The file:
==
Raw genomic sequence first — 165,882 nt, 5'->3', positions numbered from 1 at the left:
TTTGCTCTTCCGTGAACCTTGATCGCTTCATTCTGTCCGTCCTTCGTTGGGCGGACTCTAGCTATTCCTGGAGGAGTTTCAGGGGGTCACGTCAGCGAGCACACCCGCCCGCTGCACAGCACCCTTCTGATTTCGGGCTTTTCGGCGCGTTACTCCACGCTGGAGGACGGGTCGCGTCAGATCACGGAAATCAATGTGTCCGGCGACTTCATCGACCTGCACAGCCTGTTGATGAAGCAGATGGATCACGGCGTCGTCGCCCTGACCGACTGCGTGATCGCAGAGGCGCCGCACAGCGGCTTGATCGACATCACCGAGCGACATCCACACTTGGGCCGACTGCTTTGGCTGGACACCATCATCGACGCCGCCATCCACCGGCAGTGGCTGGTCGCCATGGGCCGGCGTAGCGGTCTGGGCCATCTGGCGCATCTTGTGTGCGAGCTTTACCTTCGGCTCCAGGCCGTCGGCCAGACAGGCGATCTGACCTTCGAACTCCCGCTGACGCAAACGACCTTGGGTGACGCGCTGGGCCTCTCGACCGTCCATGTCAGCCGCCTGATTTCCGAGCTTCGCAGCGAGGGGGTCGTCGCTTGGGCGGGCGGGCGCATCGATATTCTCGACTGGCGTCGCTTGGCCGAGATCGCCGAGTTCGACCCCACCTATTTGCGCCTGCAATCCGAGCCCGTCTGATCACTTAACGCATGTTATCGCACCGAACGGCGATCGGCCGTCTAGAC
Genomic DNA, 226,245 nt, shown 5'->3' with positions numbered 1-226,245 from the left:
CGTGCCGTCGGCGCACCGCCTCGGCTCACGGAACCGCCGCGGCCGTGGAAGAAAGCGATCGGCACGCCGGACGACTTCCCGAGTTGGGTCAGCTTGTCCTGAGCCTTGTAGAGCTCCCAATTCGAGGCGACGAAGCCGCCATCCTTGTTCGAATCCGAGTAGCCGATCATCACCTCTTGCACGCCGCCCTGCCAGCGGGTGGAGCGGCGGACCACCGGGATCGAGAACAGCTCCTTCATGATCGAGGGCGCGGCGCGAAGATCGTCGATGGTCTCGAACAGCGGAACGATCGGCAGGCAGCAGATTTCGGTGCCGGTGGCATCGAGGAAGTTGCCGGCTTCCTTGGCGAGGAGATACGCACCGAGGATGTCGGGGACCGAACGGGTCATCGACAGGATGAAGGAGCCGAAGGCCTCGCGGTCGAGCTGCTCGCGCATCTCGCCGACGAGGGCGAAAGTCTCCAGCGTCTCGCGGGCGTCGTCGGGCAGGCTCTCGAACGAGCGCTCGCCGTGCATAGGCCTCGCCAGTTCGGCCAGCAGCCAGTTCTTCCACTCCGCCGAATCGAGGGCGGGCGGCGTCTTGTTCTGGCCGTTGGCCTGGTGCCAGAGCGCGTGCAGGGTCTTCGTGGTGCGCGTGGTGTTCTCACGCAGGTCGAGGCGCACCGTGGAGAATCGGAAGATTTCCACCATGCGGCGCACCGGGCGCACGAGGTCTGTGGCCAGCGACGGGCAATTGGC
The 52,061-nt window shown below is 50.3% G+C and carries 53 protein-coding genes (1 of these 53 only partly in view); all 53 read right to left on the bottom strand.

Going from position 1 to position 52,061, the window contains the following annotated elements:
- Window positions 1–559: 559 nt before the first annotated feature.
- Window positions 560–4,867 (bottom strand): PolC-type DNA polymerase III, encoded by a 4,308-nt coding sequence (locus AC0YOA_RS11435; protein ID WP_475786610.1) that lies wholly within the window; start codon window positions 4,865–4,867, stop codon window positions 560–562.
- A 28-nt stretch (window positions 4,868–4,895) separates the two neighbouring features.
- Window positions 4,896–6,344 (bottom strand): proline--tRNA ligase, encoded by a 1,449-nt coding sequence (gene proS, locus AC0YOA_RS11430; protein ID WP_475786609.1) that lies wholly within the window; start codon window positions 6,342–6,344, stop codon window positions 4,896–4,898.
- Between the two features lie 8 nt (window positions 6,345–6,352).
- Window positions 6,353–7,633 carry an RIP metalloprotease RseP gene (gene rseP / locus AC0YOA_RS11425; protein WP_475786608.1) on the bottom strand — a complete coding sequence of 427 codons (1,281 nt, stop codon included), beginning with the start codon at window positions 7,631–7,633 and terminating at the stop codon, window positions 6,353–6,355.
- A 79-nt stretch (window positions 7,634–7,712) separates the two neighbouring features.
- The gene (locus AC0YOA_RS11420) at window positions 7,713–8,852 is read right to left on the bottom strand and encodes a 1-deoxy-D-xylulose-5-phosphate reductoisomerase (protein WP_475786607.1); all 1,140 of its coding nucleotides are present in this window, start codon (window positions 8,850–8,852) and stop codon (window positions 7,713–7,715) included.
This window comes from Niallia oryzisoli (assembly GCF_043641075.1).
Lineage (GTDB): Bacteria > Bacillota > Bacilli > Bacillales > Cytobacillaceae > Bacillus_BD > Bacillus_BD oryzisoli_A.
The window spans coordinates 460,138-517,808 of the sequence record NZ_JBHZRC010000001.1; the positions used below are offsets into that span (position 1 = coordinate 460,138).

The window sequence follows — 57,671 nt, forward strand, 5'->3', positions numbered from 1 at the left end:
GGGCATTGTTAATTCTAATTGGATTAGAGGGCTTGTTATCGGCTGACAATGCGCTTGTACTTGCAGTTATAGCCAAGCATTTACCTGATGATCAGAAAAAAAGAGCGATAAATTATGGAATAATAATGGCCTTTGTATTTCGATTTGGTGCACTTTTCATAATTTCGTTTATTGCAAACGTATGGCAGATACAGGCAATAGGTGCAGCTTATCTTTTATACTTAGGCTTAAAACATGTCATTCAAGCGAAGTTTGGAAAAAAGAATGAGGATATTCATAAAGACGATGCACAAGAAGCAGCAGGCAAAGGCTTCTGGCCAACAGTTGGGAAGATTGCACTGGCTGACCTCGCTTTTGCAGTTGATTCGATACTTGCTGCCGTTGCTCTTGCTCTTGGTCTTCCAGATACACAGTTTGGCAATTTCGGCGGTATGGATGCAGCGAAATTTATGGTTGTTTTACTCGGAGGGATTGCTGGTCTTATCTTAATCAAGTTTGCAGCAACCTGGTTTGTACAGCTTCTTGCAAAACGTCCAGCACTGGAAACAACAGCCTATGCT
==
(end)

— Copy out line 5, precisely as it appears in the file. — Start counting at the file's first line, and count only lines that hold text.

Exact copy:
The 52,061-nt window shown below is 50.3% G+C and carries 53 protein-coding genes (1 of these 53 only partly in view); all 53 read right to left on the bottom strand.